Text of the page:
The price of failure

“….A handful of us—the smart and the lucky and hardly ever the best—had scrambled for the one shelter our former rulers left, and had taken it over and barricaded themselves in.” Chinua Achabe, Man of the People.

If anybody had any doubts that we are governed by a careless and insensitive government that cares little about our wellbeing, least of all, our feelings, then the response to the outcry on the incendiary killings of people with albinism is the answer

If anybody wanted to learn the definition of a ‘heartless leadership’, then probably they must be made to study what this government, through its top most official on matters of security, had to say this week on calls for protests against the killings of people with albinism.

To hear what Nicholas Dausi, my good friend whose job as Homeland Security Minister is well renumerated with our hard-earned taxes, was to swallow a bitter pill. Here is a government on whose watch, some 25 people with albinism have been killed, either in broad daylight or under the cover of darkness. All that the government has offered is platitudes—often in reaction to widespread condemnation.

Let this sink, lest its twisted that this government has failed the people with albinism in this country; at no point in our history, have we witnessed such regular killings of a group of people as we have witnessed in the last five years. Whether that is being political or not doesn’t matter. Facts are sacred. This is not an opinion.

And while it’s been hard to stomach our government’s cluelessness on the matter, Dausi’s comments, wildly circulated in the media this week, appearing to belittle the cases as not worth holding a vigil for, are to say the least, condescending and out of order. If only the DPP-led government was in a way showing glimpse of getting to the bottom of what is going on, we could have excused Dausi’s gaffe.

But DPP-led government has only appeared concerned about the killings and abductions when it feels they are weaponised by the opposition and used to demonstrate to all and sundry, that DPP is a clueless administration.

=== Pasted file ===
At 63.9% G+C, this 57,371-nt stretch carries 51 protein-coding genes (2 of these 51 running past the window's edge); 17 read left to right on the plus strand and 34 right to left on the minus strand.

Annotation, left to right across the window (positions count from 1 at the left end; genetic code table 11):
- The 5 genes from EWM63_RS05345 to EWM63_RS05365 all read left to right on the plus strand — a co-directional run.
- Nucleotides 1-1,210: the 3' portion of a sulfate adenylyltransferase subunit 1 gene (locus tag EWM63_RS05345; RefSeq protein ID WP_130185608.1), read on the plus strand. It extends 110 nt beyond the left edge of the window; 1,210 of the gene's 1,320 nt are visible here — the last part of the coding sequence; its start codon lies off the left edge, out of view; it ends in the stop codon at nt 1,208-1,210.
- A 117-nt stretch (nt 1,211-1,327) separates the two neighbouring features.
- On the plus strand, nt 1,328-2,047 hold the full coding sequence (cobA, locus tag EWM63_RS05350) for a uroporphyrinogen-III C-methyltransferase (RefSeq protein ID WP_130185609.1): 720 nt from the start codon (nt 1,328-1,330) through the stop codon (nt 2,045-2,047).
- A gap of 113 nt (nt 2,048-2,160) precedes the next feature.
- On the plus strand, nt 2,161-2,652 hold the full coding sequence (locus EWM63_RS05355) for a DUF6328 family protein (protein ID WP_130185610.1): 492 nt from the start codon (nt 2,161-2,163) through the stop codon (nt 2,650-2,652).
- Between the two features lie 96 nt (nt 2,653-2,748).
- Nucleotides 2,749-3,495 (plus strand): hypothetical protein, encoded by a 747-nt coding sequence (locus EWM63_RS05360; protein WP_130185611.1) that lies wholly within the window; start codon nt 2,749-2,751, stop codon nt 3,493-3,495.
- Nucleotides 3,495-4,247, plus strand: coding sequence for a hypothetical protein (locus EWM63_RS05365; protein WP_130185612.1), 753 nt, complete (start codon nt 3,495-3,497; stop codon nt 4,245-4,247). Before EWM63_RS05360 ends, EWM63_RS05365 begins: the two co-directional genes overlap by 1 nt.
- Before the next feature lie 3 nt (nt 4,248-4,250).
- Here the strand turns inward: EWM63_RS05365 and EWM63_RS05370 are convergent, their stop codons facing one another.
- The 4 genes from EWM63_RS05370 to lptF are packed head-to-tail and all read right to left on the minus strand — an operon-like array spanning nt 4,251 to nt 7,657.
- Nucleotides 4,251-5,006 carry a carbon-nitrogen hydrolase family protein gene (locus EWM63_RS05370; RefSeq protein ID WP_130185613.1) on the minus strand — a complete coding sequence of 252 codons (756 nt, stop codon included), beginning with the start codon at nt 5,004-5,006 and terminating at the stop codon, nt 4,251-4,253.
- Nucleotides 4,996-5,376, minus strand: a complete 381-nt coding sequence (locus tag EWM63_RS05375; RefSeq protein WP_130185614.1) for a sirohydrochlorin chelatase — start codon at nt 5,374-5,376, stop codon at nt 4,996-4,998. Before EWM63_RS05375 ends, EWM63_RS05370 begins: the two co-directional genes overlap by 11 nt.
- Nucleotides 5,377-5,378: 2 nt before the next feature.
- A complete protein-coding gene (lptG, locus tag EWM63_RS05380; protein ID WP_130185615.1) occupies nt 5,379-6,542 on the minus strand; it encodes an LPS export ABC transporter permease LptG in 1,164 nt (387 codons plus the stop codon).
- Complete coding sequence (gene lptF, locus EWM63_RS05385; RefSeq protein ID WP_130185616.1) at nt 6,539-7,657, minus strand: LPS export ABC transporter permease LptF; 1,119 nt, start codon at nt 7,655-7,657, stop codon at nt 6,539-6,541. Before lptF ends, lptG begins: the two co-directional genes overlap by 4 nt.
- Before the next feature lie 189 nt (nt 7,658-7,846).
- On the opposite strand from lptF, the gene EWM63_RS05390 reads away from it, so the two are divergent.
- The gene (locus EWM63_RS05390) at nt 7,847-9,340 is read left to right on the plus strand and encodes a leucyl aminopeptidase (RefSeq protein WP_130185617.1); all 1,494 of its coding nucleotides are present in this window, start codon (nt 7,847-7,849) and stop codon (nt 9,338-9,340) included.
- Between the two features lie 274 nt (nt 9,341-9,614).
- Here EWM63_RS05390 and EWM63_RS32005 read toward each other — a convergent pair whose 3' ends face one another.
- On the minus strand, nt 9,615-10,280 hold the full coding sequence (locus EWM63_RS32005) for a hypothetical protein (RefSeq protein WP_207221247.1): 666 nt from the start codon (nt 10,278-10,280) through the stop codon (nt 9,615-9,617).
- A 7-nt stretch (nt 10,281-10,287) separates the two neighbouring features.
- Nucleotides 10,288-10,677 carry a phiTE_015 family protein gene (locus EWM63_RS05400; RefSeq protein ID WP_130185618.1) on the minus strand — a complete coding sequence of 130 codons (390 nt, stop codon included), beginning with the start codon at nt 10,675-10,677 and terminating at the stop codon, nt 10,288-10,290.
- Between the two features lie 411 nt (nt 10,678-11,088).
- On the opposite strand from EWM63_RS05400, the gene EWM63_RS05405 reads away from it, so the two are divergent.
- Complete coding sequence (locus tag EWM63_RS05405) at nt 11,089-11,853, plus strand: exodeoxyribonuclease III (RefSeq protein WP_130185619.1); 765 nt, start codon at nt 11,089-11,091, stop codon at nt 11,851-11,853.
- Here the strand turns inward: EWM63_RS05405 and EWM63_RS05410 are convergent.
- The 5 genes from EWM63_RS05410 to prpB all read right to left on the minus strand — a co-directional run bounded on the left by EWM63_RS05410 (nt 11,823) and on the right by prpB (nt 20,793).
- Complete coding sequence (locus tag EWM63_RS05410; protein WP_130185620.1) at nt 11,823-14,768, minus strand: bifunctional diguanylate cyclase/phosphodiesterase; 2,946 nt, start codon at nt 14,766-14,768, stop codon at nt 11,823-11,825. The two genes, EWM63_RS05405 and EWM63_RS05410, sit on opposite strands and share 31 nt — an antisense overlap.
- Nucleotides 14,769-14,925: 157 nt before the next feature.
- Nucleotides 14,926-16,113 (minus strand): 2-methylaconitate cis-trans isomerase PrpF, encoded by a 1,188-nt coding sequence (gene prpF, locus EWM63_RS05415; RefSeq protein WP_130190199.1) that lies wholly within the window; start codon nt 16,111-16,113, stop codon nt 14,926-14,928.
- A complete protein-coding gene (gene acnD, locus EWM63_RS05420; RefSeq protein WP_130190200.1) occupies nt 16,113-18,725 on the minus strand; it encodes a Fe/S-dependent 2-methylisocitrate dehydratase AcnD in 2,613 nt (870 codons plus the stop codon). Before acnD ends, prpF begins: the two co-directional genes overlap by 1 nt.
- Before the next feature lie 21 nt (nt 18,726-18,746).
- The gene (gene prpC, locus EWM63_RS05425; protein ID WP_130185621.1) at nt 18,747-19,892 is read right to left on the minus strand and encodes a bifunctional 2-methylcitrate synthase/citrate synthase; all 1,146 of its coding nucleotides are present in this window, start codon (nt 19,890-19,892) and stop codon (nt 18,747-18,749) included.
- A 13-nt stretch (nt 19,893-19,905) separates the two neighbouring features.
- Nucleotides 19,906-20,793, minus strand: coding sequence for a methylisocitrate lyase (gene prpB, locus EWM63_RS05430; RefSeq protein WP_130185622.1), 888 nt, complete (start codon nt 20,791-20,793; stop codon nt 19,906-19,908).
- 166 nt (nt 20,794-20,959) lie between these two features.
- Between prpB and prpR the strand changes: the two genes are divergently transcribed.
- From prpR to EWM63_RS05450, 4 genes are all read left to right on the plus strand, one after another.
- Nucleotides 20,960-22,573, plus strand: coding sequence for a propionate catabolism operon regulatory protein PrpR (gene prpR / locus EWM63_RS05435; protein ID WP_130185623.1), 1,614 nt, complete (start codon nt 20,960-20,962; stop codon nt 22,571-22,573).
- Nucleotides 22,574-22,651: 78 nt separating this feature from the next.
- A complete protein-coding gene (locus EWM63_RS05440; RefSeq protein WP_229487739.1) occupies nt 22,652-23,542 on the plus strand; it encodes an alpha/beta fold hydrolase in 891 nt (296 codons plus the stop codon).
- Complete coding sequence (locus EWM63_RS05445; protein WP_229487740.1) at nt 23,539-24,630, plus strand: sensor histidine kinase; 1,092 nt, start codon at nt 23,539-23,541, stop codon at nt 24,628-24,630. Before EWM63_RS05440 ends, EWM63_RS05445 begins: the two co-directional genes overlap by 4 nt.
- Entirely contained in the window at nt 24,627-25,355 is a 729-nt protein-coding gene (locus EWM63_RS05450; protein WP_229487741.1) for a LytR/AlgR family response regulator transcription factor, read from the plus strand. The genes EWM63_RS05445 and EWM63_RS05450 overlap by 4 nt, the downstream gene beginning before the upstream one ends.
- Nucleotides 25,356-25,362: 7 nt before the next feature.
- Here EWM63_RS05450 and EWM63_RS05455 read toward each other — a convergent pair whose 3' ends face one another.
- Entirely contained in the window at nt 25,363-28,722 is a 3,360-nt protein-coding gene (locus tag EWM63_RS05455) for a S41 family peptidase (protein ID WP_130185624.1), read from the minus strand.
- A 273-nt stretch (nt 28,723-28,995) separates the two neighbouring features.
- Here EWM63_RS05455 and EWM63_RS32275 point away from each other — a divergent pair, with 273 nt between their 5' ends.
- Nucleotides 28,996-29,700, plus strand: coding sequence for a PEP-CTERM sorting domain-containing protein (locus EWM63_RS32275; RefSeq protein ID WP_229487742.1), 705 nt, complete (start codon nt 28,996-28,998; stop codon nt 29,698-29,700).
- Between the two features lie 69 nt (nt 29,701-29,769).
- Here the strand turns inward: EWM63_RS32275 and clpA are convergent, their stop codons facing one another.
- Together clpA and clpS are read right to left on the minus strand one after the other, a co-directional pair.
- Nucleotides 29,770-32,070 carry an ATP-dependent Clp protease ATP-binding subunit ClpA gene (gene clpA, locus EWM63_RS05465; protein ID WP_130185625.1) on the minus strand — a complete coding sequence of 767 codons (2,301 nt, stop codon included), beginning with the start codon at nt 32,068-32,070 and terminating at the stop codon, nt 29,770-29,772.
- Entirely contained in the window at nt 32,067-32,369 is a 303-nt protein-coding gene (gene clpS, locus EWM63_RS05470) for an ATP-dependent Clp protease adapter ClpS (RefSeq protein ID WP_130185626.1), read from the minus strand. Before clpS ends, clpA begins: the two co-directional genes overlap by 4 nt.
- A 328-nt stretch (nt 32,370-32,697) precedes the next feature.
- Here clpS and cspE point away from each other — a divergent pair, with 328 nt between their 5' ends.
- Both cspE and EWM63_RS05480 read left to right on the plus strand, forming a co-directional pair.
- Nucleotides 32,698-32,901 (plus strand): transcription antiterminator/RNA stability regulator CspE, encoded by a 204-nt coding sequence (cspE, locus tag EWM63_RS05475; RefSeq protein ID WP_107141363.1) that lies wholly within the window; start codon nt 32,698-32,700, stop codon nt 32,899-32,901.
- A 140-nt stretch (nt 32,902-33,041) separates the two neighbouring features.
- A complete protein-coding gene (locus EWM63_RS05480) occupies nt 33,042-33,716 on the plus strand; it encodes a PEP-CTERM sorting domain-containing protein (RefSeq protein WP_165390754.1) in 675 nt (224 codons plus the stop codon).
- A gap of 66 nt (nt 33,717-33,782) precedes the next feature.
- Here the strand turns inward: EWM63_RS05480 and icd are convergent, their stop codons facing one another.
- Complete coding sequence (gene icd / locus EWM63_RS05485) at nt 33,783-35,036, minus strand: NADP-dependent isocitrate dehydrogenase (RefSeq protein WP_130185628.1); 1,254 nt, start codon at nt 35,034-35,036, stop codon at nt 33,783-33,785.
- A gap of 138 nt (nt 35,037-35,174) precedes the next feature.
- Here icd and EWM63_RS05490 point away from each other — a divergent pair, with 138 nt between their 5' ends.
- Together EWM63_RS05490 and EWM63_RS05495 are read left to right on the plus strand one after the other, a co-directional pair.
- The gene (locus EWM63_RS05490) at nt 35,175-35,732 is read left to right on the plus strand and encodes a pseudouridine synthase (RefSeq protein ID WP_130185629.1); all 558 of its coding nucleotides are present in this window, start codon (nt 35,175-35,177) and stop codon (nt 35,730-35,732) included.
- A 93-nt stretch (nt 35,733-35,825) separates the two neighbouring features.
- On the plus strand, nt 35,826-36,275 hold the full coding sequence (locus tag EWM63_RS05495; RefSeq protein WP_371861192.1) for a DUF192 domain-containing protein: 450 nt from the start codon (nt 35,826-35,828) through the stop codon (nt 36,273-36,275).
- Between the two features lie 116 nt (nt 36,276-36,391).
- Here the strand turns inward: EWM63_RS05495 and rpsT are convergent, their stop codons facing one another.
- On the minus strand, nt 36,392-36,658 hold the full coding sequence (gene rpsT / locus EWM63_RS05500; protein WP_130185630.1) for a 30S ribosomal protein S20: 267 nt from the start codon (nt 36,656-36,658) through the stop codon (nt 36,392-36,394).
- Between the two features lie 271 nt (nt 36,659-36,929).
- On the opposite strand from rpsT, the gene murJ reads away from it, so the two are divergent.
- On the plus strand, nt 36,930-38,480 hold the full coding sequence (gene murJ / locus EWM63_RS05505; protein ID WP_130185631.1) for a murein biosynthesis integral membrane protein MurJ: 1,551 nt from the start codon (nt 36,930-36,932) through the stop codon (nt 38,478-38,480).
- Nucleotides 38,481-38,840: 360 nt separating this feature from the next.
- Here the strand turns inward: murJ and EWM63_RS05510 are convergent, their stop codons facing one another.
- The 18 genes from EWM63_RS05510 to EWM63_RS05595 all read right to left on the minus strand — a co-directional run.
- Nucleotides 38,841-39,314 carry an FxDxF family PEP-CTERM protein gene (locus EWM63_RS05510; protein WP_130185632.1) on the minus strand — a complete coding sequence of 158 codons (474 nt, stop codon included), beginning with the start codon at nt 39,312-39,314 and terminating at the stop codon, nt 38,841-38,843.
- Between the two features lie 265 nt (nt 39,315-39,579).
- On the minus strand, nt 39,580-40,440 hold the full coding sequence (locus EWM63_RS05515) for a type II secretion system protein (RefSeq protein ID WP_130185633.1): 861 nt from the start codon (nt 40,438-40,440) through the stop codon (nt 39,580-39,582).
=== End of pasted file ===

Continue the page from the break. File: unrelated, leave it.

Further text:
And to some extent, this school of thought—that the DPP is a clueless and rudderless ship, can be dominant when you remember so many a crisis the party has failed to meet as modern leaders should in face of challenges. Think about those endless days without electricity, you will get the idea.

But before we digress a lot, let us interrogate Dausi’s thinking—which by extension is DPP-led government’s—what on earth would constitute a crisis in terms of the sanctity of life to warrant citizens to camp at their President’s home to remind him that they need protection.

And I may have missed this but people with albinism in the country deserve much better and they must indeed, whether this government like it or not, show it that they feel short-changed. As they march to State House to seek security at the President’s home, whoever will come to State House will see two symbols that our government doesn’t lack neither personnel nor money to protect our fellow citizens.

First, they will travel past the presidential villas, a vanity project that will taunt those whose families and friends have been easy prey because they sleep in poorly constructed huts and then, the excessive State House security when the country’s citizens are seeking actual security and not this exaggerated façade of security for our paranoid leaders.

So, maybe their government needs to be reminded as our citizens descend at the opulent house that through its own pet project—the Malata and Cement Subsidy Programme it can construct decent and secure homes for the 10 000 people with albinism in the country. That will go a long way placating those of us injured by the venom of Dausi’s –and by extension, this government’s mistimed and ill-conceived reaction to a genuine outcry for leadership.

When all is said and done, when a leader is sworn to be our President or minister, they take a solemn pledge to defend our country. A country is nothing without a people. DPP has from time and time again forgotten why it solicited the mandate to govern—through bouts of executive arrogance such as Dausi’s speech, we also tend to see how that arrogance becomes an abuse of power.

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